Reynoldsburg appoints nine residents to civilian review board
The first nine members of Reynoldsburg’s civilian review board were appointed Feb. 8 in a motion unanimously approved by City Council.
Council in October established the independent, volunteer board to review accusations of discrimination by Reynoldsburg police officers.
Board members will serve two-year terms, with one from each of the city’s four wards and another five nominated by the mayor. At least one of the nine must be a practicing attorney, one must have a law-enforcement background and at least two must be minorities.
Board members are:
• Charan Bajgai, a community liaison and paraprofessional with Pickerington Local Schools, represents Ward 3
• Chester Christie, retired director of the city of Columbus Human Resources Department
• April Darling, a shift leader at Wendy’s, represents Ward 2
• Kerry Fletcher, president of a precious metals company, represents Ward 4
• Rick Keys, a retired Ohio State Patrol captain and former Reynoldsburg code enforcement officer
• Evelyn Robinson, managing partner of a regional electricity transmission organization
• Eric Rogers, an attorney, represents Ward 1
• Schyvonne Ross, an assistant principal with Reynoldsburg City Schools
• Reina Sims, a program administrator with the Ohio Commission on Minority Health
City leaders have said creating a civilian review board was not in response to specific concerns or current allegations of discrimination by the police department. Reynoldsburg worked with the FOP Capital City Lodge No. 9, which represents Reynoldsburg officers, to draft the review board legislation.
If complaints are received, the review board will meet publicly to hold hearings after an internal investigation by the police department.
Under the legislation, the review board will have the power to receive, cause investigation of and recommend resolutions for any filed complaints alleging discriminatory conduct by officers and non-sworn employees of the Reynoldsburg Division of Police, regardless of duty status, when such conduct is directed toward any person who is not a department employee.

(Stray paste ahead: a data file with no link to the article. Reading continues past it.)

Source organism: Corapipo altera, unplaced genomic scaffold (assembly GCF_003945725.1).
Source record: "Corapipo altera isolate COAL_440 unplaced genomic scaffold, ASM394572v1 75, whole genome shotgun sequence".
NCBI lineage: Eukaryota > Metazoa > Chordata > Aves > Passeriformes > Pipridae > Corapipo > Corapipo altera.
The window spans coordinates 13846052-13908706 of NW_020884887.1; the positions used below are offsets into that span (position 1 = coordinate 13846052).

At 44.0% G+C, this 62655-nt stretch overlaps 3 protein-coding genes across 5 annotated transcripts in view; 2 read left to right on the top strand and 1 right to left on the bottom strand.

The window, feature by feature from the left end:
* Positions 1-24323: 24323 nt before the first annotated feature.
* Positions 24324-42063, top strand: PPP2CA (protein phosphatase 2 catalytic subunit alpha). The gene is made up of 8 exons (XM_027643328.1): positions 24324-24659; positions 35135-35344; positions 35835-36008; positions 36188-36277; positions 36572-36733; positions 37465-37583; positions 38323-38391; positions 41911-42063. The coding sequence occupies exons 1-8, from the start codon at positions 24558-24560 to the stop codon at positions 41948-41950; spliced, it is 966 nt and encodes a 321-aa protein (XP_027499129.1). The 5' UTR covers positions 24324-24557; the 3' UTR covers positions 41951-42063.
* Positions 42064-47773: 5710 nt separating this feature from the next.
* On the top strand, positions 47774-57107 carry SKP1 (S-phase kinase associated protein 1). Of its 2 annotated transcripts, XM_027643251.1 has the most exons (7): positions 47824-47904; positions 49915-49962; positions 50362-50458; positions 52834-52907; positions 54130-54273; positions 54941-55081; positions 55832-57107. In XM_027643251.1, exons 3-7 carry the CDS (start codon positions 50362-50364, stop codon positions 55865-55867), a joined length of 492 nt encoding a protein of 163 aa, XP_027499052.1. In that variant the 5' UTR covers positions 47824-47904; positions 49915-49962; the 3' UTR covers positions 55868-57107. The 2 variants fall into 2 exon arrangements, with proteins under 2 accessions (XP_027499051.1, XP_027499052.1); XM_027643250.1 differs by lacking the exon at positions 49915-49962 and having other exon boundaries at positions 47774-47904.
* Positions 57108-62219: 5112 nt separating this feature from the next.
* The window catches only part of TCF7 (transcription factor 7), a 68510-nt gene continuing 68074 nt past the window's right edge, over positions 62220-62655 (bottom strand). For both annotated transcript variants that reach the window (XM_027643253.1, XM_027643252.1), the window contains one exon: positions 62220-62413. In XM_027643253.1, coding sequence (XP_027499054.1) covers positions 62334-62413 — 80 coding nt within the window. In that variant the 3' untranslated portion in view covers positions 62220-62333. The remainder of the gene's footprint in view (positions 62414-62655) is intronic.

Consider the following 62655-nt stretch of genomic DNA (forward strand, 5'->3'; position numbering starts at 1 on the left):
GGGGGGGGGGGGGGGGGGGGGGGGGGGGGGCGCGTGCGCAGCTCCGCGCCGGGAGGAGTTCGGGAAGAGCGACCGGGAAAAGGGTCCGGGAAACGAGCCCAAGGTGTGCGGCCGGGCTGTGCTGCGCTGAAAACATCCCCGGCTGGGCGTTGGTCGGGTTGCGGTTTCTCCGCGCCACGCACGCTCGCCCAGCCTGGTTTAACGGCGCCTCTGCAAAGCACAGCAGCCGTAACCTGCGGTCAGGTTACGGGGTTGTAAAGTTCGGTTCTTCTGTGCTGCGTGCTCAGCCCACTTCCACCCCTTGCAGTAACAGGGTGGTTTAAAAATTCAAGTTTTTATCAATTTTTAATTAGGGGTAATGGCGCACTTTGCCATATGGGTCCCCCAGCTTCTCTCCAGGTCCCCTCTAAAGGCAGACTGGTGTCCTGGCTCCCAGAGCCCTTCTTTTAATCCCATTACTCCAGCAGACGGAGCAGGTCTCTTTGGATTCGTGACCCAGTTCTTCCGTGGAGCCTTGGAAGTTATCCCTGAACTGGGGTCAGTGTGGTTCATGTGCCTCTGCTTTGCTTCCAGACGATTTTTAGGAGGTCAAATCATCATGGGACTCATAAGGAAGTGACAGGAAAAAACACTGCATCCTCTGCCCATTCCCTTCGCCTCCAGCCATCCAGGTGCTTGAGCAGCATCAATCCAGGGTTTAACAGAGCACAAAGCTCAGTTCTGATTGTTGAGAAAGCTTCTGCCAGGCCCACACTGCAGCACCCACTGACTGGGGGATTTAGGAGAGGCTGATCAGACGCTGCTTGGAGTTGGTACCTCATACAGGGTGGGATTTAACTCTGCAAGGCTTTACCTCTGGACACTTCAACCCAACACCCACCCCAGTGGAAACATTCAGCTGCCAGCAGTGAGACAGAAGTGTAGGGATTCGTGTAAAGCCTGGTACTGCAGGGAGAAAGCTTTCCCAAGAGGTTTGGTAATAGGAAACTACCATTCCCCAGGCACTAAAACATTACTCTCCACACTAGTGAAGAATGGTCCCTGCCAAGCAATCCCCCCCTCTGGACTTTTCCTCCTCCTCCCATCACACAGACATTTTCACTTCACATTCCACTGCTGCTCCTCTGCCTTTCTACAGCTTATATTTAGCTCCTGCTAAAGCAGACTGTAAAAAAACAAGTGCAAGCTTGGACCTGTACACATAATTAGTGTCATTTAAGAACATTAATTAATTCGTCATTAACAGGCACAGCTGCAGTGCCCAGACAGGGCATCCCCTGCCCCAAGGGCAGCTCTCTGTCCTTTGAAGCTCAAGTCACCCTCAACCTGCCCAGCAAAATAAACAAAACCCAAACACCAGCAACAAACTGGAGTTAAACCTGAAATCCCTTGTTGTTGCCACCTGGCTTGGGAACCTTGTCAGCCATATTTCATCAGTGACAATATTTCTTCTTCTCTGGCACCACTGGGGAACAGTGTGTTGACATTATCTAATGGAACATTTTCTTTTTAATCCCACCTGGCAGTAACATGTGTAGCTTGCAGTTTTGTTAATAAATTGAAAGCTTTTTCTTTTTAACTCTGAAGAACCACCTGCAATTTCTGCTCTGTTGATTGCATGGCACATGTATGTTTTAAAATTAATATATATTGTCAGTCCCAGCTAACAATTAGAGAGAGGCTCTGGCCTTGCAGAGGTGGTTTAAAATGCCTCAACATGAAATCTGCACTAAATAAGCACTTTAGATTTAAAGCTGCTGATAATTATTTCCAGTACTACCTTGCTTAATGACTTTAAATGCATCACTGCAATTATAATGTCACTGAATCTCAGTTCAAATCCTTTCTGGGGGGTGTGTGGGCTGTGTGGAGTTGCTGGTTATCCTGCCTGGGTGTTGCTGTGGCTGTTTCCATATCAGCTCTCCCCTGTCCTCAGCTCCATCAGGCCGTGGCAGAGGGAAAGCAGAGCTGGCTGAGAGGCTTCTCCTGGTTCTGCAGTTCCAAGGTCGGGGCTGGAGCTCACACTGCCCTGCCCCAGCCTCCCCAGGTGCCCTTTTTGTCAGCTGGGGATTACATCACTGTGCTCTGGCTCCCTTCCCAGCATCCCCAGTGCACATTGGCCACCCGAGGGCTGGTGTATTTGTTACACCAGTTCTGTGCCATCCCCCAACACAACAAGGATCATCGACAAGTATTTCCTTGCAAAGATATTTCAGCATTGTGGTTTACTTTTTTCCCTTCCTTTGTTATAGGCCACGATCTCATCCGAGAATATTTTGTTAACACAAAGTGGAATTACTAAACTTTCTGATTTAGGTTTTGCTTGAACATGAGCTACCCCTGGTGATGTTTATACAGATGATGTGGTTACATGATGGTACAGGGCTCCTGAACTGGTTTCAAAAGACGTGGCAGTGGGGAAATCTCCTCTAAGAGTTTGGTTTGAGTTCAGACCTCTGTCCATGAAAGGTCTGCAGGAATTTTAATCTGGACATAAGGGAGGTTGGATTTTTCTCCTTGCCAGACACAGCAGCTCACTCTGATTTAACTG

Discriminatory conduct is defined in the proposed ordinance as discrimination or bias directed toward any person on the basis of that person's race, color, sex, sexual orientation, gender identity or expression, religion, national origin, disability, ancestry, familial status or military status.
The board will discuss the alleged incident and the evidence – including body-camera footage, interviews and police policies – in executive session. That would be followed by a public vote to decide complaints through one of six outcomes: sustained, sustained in part, sustained for a violation not based on original complaint, exonerated, unfounded and insufficient evidence.
A majority vote of the board would be required to determine the outcome.
The review board will not make recommendations about possible discipline if the allegations are sustained; instead, a summary report would detail why the board voted as it did and why that choice might differ from what the police department found. The review board also will indicate whether the matter was referred to the police chief or mayor.